Kavanaugh: “Some of the rhetoric of your position seems to suggest, unless the states can do this, no one can prevent insurrectionists from holding federal office. But obviously, Congress has enacted statutes, including one still in effect, Section 2383 of Title 18. [It] prohibits insurrection – it’s a federal criminal statute. And, if you’re convicted of that you are – it says, ‘shall be disqualified from holding any office.’ And so, there is a federal statute on the books, but President Trump has not been charged with that. So what are we to make of that?
Murray: “Two things, your honor. Section 2383 was initially enacted about six years before Section 3. It wasn’t meant as implementing legislation related to Section 3. And I would emphasize that by the time that Section 3 was ratified, most Confederates had already received criminal pardon.”
Kavanaugh: “I guess the question is a little bit different, which is, if the concern you have—which I understand—is that insurrectionists should not be able to hold federal office, there is a tool to ensure that that does not happen, namely, federal prosecution of insurrectionists. And if convicted, Congress made clear, you are automatically barred from holding a federal office. That tool exists, you agree, and could be used but could be used against someone who committed…”
Murray: There’s a reason section three has been dormant for 150 years, and it’s because we haven’t seen anything like January 6th since reconstruction. Insurrection against the Constitution is something extraordinary.
Roberts: It seems to me you’re avoiding the question, which is other states may have different views about what constitutes insurrection.
And now you’re saying, well, it’s all right, because somebody presumably us are going to decide. Well, they said they thought that was an insurrection, but they were wrong. And maybe they thought it was right. And we’d have to develop rules for what constitutes an insurrection.
Murray: Yes. Your honor, just like this court interprets other constitutional provisions, this court can make clear that an insurrection against the Constitution is something extraordinary.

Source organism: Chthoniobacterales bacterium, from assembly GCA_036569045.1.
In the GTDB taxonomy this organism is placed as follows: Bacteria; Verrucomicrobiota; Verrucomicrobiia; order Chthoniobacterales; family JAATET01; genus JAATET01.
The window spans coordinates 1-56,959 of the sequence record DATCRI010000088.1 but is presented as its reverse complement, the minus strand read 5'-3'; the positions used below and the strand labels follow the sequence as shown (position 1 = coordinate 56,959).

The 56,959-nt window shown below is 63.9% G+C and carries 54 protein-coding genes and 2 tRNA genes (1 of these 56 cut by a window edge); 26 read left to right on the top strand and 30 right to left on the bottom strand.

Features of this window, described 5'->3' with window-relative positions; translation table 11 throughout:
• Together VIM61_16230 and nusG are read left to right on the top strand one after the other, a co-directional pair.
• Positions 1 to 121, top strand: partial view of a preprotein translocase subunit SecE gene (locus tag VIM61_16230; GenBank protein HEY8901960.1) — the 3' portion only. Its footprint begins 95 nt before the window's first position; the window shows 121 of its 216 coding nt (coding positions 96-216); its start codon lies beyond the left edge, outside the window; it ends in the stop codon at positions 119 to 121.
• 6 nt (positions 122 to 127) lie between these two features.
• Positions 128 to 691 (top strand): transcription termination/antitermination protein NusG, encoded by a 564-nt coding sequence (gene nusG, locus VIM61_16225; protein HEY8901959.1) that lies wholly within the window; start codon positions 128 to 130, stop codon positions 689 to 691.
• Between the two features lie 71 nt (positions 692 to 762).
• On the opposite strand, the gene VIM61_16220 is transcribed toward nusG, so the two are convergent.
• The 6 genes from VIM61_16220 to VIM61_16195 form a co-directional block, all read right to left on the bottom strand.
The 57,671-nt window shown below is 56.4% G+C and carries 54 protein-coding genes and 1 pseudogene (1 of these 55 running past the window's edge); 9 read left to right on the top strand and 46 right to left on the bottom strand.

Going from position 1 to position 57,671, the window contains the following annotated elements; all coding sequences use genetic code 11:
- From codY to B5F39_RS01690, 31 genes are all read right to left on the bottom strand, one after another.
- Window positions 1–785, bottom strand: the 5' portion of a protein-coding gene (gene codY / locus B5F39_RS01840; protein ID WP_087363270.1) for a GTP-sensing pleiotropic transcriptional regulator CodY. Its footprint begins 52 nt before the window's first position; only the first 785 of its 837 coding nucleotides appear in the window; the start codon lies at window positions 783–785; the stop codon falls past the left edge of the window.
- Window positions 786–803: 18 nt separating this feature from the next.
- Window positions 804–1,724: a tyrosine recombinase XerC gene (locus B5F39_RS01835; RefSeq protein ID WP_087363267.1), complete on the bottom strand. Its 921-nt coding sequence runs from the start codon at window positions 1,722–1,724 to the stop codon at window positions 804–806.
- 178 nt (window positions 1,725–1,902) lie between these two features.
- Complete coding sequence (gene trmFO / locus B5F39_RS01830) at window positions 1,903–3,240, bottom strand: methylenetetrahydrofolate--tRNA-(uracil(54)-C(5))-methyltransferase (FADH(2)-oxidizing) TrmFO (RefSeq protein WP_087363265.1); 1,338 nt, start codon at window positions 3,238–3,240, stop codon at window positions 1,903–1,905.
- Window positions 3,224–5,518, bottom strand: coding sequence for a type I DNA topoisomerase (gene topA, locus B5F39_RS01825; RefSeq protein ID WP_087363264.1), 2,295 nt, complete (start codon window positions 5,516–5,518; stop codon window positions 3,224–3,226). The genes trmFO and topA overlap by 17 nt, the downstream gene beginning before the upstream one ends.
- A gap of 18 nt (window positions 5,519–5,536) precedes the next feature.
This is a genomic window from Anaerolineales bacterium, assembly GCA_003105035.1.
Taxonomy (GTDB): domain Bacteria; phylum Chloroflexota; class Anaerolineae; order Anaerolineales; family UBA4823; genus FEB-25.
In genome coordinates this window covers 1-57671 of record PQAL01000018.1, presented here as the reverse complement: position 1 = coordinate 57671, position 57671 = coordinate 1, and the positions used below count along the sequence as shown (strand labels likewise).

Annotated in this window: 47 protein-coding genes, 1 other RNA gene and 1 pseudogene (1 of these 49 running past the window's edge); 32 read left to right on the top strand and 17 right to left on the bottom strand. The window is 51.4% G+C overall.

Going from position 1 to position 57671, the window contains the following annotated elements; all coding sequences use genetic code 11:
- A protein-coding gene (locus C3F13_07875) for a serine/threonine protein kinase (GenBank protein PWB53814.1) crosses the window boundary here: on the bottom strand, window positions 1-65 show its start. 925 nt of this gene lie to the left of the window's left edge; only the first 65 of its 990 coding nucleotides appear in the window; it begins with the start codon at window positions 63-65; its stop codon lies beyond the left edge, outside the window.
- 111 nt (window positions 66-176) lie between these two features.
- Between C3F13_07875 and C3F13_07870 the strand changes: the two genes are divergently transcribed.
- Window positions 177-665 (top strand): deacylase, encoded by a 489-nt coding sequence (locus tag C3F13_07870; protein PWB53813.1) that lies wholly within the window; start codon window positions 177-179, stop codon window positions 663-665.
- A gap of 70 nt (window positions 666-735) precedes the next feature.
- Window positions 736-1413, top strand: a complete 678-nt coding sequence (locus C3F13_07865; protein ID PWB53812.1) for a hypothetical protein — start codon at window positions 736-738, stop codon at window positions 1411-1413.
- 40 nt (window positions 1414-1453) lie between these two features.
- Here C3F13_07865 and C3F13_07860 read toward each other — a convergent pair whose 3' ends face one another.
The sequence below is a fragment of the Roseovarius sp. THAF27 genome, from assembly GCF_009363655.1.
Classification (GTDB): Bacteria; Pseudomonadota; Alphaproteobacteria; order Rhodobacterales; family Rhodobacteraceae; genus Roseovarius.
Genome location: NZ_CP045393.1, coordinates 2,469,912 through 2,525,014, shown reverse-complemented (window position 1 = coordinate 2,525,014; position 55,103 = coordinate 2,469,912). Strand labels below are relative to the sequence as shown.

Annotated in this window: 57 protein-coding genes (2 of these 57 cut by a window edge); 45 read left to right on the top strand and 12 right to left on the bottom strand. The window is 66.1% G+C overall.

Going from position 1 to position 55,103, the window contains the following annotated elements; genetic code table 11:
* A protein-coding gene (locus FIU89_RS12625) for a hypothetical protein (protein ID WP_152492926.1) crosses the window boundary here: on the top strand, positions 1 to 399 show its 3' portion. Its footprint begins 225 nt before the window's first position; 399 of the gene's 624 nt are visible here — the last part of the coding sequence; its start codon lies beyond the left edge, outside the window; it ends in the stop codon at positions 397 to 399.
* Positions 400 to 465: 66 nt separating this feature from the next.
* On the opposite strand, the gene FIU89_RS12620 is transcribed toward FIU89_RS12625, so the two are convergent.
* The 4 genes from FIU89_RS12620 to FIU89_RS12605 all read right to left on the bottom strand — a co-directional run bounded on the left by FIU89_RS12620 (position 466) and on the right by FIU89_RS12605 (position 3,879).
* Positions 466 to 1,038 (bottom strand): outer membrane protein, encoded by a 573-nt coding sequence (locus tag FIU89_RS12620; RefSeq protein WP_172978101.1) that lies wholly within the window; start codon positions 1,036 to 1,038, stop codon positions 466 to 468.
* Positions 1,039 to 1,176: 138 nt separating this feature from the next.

And in particular, it really requires a concerted group effort to resist through violence, not some ordinary application of state or federal law, but the functions mandated by the Constitution–
Kavanaugh: On your point that it’s been dormant for 155 years. I think the other side would say the reason for that is Chief Justice Chase’s opinion in 1869, in Griffin’s case, to start, which says that Congress has the authority here, not the states.
That’s followed up by the Enforcement Act of 1870, in which Congress acts upon that understanding, which is followed, and there’s no history contrary in that period. As Justice Thomas pointed out, there’s no history contrary in all the years leading up to this of states exercising such authority.
I think the reason it’s been dormant is because there’s been a settled understanding that Chief Justice Chase, even if not right in every detail, was essentially right. And the branches of the government have acted under that settled understanding for 155 years.
And Congress can change that. And Congress does have section 2383, of course, the Insurrection Act, criminal statute. But Congress could change it. But they have not. And 155 years in relevant respects for what you want here today at least.
Murray: No, Justice Kavanaugh! The reason why it’s been dormant is because by 1876, essentially all former Confederates had received amnesty. And we haven’t seen anything like an insurrection since then.
The report says the investigation “uncovered evidence that President Biden willfully retained and disclosed classified materials after his vice presidency when he was a private citizen” but does not establish guilt “beyond a reasonable doubt.”
Yet Hur’s assessment of Biden’s “significantly limited” memory also played a part in his decision not to prosecute.
“We have also considered that, at trial, Mr. Biden would likely present himself to a jury, as he did during our interview of him, as a sympathetic, well-meaning, elderly man with a poor memory,” the report states. “Based on our direct interactions with and observations of him, he is someone for whom many jurors will want to identify reasonable doubt.”
Right on time.
Who had Bubonic Plague in the new pandemic pool?A resident in Deschutes County, Oregon, was likely infected with the bubonic plague from their pet cat, according to county health officials.www.foxnews.com
I thought the camps were for Dems and their lackeys in the media.Trump also doesn't say anything about camps in this clip, although there have been reports that he's thinking of sites near the border to assist in the deportation process. But if we are talking about camps, what are those things that the Biden team has for illegal aliens? Party tents? I don't think so. Why doesn't the Biden team talk about their camps for illegal aliens?